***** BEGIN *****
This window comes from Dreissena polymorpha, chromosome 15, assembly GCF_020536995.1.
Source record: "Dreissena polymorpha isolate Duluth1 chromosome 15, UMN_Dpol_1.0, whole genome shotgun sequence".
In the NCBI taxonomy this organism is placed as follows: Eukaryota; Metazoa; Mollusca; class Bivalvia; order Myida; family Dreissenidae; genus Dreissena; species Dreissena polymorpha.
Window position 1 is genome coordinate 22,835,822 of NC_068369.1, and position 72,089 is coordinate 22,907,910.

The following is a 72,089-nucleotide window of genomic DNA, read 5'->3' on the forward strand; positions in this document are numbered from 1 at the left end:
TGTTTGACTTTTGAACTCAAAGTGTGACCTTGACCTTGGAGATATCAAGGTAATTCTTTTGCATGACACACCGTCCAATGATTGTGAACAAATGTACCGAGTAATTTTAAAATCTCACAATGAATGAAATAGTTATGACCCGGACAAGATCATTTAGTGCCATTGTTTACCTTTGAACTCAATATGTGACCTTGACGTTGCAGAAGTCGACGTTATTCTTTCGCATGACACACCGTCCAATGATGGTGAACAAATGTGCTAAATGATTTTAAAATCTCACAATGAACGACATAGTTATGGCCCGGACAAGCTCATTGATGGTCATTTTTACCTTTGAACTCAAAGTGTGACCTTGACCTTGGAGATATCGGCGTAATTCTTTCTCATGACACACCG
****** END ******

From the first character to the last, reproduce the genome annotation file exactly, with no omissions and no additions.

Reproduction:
This window comes from Dreissena polymorpha, chromosome 15, assembly GCF_020536995.1.
Source record: "Dreissena polymorpha isolate Duluth1 chromosome 15, UMN_Dpol_1.0, whole genome shotgun sequence".
In the NCBI taxonomy this organism is placed as follows: Eukaryota; Metazoa; Mollusca; class Bivalvia; order Myida; family Dreissenidae; genus Dreissena; species Dreissena polymorpha.
Window position 1 is genome coordinate 22,835,822 of NC_068369.1, and position 72,089 is coordinate 22,907,910.

The following is a 72,089-nucleotide window of genomic DNA, read 5'->3' on the forward strand; positions in this document are numbered from 1 at the left end:
TGTTTGACTTTTGAACTCAAAGTGTGACCTTGACCTTGGAGATATCAAGGTAATTCTTTTGCATGACACACCGTCCAATGATTGTGAACAAATGTACCGAGTAATTTTAAAATCTCACAATGAATGAAATAGTTATGACCCGGACAAGATCATTTAGTGCCATTGTTTACCTTTGAACTCAATATGTGACCTTGACGTTGCAGAAGTCGACGTTATTCTTTCGCATGACACACCGTCCAATGATGGTGAACAAATGTGCTAAATGATTTTAAAATCTCACAATGAACGACATAGTTATGGCCCGGACAAGCTCATTGATGGTCATTTTTACCTTTGAACTCAAAGTGTGACCTTGACCTTGGAGATATCGGCGTAATTCTTTCTCATGACACACCG